this column was inspired by my recent directorial gig for the tv show that i am writing for (at least the first draft, i always say hehe. saka na ang kuwento nun siguro). maybe i'll also write about working as a director again, behind the scenes stuff. may mga incidents kasi akong nais i-blog, lalu na ang mga diskriminasyon sa set and all that. pero saka na nga lang.
original post here.
Sunday, September 20, 2009
For this writer, I am not yet used to seeing my works on screen. By “used,” I mean being just blasé about it to the point of not actually caring how the story was visualized at all. Of course it’s exciting to see because you are curious to know how the production team, especially the production designer and the director, visualized the words you just had a mental picture of before. Now that that mental picture is actually a real picture (and a moving picture at that), you sometimes wish you wrote several things differently, or wonder if the production team actually got the things you wanted to say in your script (oh, the wonderful world of subtext, semiotics and symbolisms).
But being on the actual set of a world you just created is another experience altogether. I experienced this weekend when the TV show I write for called me up to ask if I can sub for their absent director. Since I have worked with this TV crew before as a director, I happily obliged and helped.
This show is Happy Land, aired every Saturday at 9:30 a.m. over GMA-7. Since this children’s show began airing in June of this year, I watched it to monitor how my narrative scripts are being audio-visually translated. But visiting the set, looking at the props and meeting the characters I invented (such as the sari-sari store and its proprietor, which I named after my mother), I never thought that it would feel differently. All of a sudden, I am inside the world I created, walking around the places I merely wrote about at the comfort of my home, and scrutinized the characters from a great deal of distance. I actually felt like that writer character from the Cornelia Funke novel Inkheart (which was also turned into a film) as he reacted upon meeting his fictionally written characters in the flesh for the first time. It put a weird but satisfying smile on my face.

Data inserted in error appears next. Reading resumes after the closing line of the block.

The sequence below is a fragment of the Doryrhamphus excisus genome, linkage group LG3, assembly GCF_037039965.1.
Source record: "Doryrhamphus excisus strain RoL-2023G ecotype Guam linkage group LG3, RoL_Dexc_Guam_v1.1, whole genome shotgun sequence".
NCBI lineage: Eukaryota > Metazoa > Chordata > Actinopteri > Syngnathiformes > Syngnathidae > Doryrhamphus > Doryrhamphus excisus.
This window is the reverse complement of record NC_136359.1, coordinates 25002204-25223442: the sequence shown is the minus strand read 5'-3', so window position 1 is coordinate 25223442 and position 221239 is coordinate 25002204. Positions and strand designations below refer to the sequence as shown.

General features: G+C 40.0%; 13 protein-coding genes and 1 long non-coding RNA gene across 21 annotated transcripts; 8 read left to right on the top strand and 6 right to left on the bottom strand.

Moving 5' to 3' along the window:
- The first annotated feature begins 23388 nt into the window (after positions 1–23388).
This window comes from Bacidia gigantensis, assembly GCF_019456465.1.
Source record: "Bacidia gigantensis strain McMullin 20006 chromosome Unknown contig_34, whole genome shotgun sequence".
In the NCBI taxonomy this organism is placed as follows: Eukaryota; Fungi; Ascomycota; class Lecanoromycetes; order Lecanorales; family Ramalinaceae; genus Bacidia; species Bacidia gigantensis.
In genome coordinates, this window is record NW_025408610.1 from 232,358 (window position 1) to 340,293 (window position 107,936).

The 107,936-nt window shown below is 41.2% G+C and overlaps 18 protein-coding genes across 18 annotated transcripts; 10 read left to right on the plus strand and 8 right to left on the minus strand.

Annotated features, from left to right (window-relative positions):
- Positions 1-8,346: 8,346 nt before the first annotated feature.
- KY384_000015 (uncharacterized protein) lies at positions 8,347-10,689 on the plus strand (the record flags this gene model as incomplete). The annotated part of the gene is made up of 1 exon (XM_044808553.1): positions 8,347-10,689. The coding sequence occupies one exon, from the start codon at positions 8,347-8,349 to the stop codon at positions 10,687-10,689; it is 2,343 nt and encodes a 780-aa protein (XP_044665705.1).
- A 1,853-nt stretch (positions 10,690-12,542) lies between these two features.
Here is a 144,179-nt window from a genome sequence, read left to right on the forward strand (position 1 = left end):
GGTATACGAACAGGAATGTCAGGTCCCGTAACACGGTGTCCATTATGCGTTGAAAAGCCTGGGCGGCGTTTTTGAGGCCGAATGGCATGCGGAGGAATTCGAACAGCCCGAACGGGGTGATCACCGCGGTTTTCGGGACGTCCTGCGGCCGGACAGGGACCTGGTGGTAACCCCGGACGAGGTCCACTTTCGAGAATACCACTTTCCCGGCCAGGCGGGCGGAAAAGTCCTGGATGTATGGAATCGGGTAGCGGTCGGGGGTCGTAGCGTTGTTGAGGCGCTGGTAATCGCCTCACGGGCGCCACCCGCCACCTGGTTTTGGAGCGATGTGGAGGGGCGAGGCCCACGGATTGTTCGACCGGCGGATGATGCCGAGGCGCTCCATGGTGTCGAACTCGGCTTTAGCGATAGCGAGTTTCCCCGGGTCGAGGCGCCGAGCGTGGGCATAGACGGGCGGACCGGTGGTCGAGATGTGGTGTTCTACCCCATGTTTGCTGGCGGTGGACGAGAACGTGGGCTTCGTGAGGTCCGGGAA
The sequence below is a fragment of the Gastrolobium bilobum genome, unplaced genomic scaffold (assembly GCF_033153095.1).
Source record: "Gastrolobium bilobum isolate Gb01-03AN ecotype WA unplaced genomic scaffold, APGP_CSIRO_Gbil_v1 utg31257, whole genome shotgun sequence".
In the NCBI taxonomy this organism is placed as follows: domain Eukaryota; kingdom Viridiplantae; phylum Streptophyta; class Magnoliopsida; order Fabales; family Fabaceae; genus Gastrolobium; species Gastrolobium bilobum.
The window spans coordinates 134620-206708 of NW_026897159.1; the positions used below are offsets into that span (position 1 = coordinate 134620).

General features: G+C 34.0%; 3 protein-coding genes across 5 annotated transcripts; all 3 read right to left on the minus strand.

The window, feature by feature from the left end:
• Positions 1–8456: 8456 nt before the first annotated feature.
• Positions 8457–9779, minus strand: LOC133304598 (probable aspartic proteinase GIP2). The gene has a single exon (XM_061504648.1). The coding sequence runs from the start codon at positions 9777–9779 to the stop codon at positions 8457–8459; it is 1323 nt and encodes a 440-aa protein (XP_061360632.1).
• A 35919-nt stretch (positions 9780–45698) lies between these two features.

But what put an even bigger grin on my face was seeing how the production team labored over making the material I wrote come to life. The props, the costumes and of course directing the scenarios I invented (for this episode, the children protagonists interact with a young Lam-ang who learned how to talk respectfully with elders)—they were all fun, and educational for me, too. Now that I knew how they shot the material, I became conscious of several factors that I never would have considered before just by merely writing from a distance.
Well, let’s see how this episode fares, as it still has to air on October 3. Wish us luck.
Comments? Suggestions? E-mail firstname.lastname@example.org. She is also at libaycantor.multiply.com.